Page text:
[00:29:47] Yeah, I think that if you do it right, which is the way you describe where you're at, you know, really looking at the verbal, the physical cues, the environment, the surroundings, you know, the whole ambiance from me, it is absolutely mentally draining to do that. But it's similar in sales or business development.

[00:30:05] You know, where you go from one call to the next call and it's, you know, you have to shift the way you approach. Every single time you're talking to a different client, and then sometimes you don't even know how they're showing up on that given day. Normally they could be very laid back and reserved, but they may have just come from a huge argument with a colleague or a vendor or a customer or something, and now they're in this very defensive state.

[00:30:30] You have to immediately kind of recognize that in shift gears, or it destroys the relationship that you have despite, you know, no fault of your own. It's challenging. It's tough. People are tough. So you've talked about business a couple of times. What do you do outside of the coast guard now?

[00:30:49] Kim Guedry: So outside of the coast guard, about four years ago, I co founded a company called Seville Solutions and we really help clients tackle their complex problems.

[00:31:02] Michael King: How long ago did you start that?

[00:31:03] Kim Guedry: About four years ago.

[00:31:05] Michael King: Was that by yourself?

[00:31:06] Kim Guedry: No. So I co founded with actually two Marine reserve colonels based in San Diego.

[00:31:13] Michael King: What was the transition like going from a military mindset for how many years

[00:31:22] Kim Guedry:  going on just over 20

[00:31:24] Michael King: years? Is there a mind shift change that you found you had to make going from coast guard government kind of way of thinking to business.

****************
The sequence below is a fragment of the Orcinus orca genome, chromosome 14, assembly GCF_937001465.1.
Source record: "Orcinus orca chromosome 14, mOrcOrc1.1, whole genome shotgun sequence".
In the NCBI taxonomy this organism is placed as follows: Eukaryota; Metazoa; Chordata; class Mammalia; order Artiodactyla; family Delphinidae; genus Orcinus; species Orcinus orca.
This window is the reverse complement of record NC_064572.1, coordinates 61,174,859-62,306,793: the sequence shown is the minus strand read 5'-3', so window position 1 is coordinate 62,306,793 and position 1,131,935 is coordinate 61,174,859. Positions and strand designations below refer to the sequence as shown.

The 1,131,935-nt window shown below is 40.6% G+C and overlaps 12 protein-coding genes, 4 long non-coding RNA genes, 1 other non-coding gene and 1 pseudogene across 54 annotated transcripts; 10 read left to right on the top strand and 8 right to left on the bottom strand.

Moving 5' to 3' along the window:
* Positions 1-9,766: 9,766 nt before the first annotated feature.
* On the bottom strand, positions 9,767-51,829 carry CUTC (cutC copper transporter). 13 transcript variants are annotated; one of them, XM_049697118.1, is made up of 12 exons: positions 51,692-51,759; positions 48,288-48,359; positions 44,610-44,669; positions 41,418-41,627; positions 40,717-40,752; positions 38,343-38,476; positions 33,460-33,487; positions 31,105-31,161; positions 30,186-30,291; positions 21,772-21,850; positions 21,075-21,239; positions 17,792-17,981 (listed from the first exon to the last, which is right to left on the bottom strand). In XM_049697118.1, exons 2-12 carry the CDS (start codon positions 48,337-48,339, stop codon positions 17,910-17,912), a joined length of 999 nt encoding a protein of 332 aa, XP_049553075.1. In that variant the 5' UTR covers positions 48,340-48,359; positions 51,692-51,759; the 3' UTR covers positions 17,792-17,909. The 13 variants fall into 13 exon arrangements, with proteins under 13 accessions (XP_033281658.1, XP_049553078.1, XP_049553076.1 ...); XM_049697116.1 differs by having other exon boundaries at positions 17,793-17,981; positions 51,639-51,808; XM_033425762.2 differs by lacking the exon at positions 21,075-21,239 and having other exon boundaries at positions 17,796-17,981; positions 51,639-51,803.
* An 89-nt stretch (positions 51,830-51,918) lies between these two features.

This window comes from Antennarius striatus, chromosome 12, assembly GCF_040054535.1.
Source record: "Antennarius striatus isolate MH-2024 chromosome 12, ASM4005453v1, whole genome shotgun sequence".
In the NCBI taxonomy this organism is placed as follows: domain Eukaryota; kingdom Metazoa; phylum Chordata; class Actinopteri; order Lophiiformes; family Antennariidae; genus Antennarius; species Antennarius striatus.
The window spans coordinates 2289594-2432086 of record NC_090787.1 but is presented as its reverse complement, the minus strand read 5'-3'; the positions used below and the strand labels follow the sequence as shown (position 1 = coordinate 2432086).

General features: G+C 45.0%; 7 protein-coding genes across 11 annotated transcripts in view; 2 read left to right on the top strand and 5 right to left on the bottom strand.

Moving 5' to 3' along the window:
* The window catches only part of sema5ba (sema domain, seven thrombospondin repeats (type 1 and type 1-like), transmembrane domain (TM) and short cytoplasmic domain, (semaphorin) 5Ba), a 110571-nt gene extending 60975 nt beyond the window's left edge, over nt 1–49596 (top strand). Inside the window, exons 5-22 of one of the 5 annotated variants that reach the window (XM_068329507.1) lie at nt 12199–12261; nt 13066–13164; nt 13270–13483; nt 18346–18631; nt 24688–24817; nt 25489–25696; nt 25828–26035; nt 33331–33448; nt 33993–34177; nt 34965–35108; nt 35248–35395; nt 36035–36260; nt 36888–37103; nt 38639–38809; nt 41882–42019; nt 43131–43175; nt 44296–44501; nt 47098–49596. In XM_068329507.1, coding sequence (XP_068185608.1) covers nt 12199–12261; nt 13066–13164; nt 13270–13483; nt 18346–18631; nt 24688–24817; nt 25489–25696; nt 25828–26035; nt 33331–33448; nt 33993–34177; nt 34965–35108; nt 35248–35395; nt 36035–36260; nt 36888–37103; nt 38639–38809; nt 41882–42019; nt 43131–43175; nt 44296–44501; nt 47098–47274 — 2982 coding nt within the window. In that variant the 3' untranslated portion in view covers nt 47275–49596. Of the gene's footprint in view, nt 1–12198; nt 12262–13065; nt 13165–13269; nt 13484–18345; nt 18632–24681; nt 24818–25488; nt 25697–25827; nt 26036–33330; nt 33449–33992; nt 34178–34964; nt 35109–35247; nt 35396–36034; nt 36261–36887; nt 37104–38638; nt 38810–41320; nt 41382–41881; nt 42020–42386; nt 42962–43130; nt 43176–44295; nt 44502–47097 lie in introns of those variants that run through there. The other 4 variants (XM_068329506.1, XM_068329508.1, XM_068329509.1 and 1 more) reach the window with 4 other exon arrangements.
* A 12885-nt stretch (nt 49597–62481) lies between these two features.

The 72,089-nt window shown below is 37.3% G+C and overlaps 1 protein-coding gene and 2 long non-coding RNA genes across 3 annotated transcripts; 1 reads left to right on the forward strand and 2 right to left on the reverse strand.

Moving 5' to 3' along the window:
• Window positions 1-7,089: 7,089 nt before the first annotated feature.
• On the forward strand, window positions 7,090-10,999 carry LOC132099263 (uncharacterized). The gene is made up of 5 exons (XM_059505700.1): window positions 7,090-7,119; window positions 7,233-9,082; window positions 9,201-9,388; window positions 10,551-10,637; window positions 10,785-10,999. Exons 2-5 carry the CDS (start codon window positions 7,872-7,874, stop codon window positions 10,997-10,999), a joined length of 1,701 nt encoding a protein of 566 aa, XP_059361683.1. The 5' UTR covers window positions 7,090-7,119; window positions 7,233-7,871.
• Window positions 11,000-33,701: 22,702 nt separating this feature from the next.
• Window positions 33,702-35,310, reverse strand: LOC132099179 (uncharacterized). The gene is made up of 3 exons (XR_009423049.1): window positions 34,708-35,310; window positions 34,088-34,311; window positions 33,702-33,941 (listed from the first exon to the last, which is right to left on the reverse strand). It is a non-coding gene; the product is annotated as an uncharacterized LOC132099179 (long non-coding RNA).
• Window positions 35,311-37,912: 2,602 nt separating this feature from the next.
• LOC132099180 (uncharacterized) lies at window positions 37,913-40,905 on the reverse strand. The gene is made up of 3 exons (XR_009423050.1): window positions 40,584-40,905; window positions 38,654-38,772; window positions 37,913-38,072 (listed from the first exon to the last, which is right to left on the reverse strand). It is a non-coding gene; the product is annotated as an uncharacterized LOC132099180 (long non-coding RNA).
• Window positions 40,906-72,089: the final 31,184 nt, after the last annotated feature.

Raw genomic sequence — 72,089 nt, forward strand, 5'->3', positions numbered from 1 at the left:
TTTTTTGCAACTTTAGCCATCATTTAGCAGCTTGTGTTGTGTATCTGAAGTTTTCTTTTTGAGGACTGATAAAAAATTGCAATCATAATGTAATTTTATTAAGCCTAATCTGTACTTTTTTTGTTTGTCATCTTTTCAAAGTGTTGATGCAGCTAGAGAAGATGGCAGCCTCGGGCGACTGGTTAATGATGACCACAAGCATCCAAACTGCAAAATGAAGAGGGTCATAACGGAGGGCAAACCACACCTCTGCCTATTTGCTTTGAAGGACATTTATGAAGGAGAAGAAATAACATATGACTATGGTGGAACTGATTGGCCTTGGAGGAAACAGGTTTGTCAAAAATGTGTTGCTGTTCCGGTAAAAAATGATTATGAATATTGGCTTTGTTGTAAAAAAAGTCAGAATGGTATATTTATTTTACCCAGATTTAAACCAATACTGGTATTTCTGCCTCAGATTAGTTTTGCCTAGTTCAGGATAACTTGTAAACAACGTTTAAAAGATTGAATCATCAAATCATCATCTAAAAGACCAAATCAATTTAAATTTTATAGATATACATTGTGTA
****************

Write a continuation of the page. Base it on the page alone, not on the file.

[00:31:33] Kim Guedry: Well, I think I had, yes. I mean, it's definitely a transition, but I think I made a gradual transition and made the process more gradual in that, several of those years were on active duty, and then I did several years in the reserves as well. So in that reserve capacity, you're really. Dual hatting, right?

[00:31:55] You're really wearing two different hats in that one. Yes, you still have your foot in the door in the coast guard, but you've also made that transition to the civilian sector, if you will. So for me, it was very, very gradual. and I think also in the fact that I did go into business with two other Military service members, we are able to understand each other. But I think what that does in turn is it does make it even more challenging to reach out to people who do not have that military connection. So clients and such, where they may not have that experience where the three of us may understand and to be able to communicate and translate.

[00:32:39] But how is that translated. Again to the outside that that's been a challenge.

[00:32:45] Michael King: How do you overcome that?

[00:32:47]Kim Guedry: one, I think just with time in the amount of time, you know, the, the further I've been. You know, the longer I've been taking this transition and seeing that life does exist outside of the military, right?

[00:32:59] In, watching both my husband retiring and good friends retiring and seeing that that transition is necessary because the average person does not understand. So a lot of it is just self reflection in how am I, how am I being. Perceived and received by other people. so it's just an internal process of, of learning

[00:33:24] Michael King: is going into business scary.

[00:33:26] Have you found, no, it still scares the shit out of me almost every day.  Has it been a scary kind of thing for you, or is it been, like a silent confidence? Like. Because you said earlier, I can figure things out. So does that confidence carry into the business or are you kind of like still in this uneasy place?

[00:33:47] Kim Guedry: Yeah, no, I feel like I've done an okay job with having the confidence kind of on the outside. But again, leading to the imposter syndrome conversation earlier where it may look like that, but no. Terrifies the crap outta me. and I think it's, and it's hard and it's challenging. And every day, you know, whether you're dealing with internal company relationship problems or whether you're dealing with, you know, client issues or trying to, you know, do the business development and, and build your client base.